With Indians embracing credit for everything—from cars and cell phones to homes and holidays, it was only a matter of time before major ratings firms sensed a big business opportunity: for independent credit bureaus that keep tabs on individual borrowers and their credit history.
Experian Group Ltd, the Dublin, Ireland-based global giant, has set up a Mumbai office and has begun working with foreign banks such as HSBC, Citibank and Standard Chartered to help manage their customers. ICICI Bank Ltd has also signed on with Experian.
Mumbai-based High Mark Credit Information has, meanwhile, teamed up with CBCInnovis and Fair Issac Corp., two US-based veteran credit ratings companies, to establish a credit bureau.
Both Experian and High Mark say they are in talks with the Reserve Bank of India to set up credit ratings bureaus even as the central bank, which regulates all banking activities in the country, is in the process of finalizing licensing norms for such firms.
Typically, a credit bureau provides information on individual borrowers to various institutions, such as credit card companies, banks, telecom service providers and mortgage companies. This information, based on the individual’s borrowings as well as repayment history and pattern, helps banks assess the creditworthiness of a borrower. Depending on the credit quality of the borrower, banks could also decide to offer differential rates on borrowings or turn down high-risk individuals.
“It becomes easier for them (banks) if there is one source of data that will not only give them the bare statistics of the consumers but also analysis of the data. The banks can then make tailor-made products for consumers,” says Stephen Denby, managing director, Experian Decision Analytics.
Denby said while Experian has been talking to various banks for their participation in an independent credit bureau, it doesn’t necessarily mean that foreign and Indian banks, such as ICICI Bank, will end up as partners in such a venture.
In fact, one such bureau has functioning for the past few years. The Credit Information Bureau (India) Ltd provides corporate credit history, though it does track consumer credit history as well. “So far, banks were cagey about sharing information with the Credit Information Bureau,” says a senior banker who did not wish to be named. “As the majority stake holders of this bureau are State Bank of India and Housing Development Finance Corporation, other banks have not been comfortable about the idea of sharing consumer information as they see a conflict of interest.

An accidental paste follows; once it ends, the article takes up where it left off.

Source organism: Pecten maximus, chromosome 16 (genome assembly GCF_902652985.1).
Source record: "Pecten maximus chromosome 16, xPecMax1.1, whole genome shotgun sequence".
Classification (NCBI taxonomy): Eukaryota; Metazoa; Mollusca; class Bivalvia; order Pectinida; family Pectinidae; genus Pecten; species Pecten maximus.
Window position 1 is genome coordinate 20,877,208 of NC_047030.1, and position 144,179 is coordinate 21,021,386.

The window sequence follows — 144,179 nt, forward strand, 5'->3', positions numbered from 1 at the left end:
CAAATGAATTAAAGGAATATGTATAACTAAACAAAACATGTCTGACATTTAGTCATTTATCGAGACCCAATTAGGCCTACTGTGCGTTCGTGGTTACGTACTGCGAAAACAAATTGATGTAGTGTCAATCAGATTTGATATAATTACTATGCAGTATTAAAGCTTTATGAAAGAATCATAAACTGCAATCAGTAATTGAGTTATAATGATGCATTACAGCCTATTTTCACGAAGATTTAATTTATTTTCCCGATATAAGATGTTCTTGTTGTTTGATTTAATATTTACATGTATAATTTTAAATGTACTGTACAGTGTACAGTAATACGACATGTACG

Because of this, Credit Information Bureau’s consumer credit tracking did not really take off... An independent credit bureau where no bank is holding a majority stake will benefit the industry immensely.”
Typically, once a bank becomes a member of a credit bureau, it will be required to send in data in a prescribed format, usually including the personal details of a customer, such as name, age, the number of accounts he has with various banks, his balances and loan as well as credit-card information as well as payment history. Once the database is created, banks can request relevant information on new applicants. Often, individuals are also able to get their credit ratings and scores from such bureaus after paying a fee. “With a credit bureau in place, it becomes easier for banks to interact with customers and service them,” says Denby.
As banks aggressively push for credit growth, the quality of assets is becoming suspect. The Indian banking regulator is not happy with the 30% credit growth for the third year running. The number of defaulters among the 21 million credit-card holders has been on the rise and some of the banks are experiencing as much as 7% non-performning assets in this segment. The mortgage market has also been booming and the incidents of loan defaults rising. As on 31 December 2006, the total outstanding loans provided by housing finance companies stood at Rs2.74 lakh crore. As a result, industry experts say independent credit bureaus will help banks better analyse risk and potentially lower defaults.
Experian, which has hired an India business development head to ramp up its business here, employs about 12,500 people in over 30 countries that service customers in 60 countries.
It reported annual sales of $3.1 billion. High Mark was set up by Satish Mehta, a former executive of Credit Information Bureau.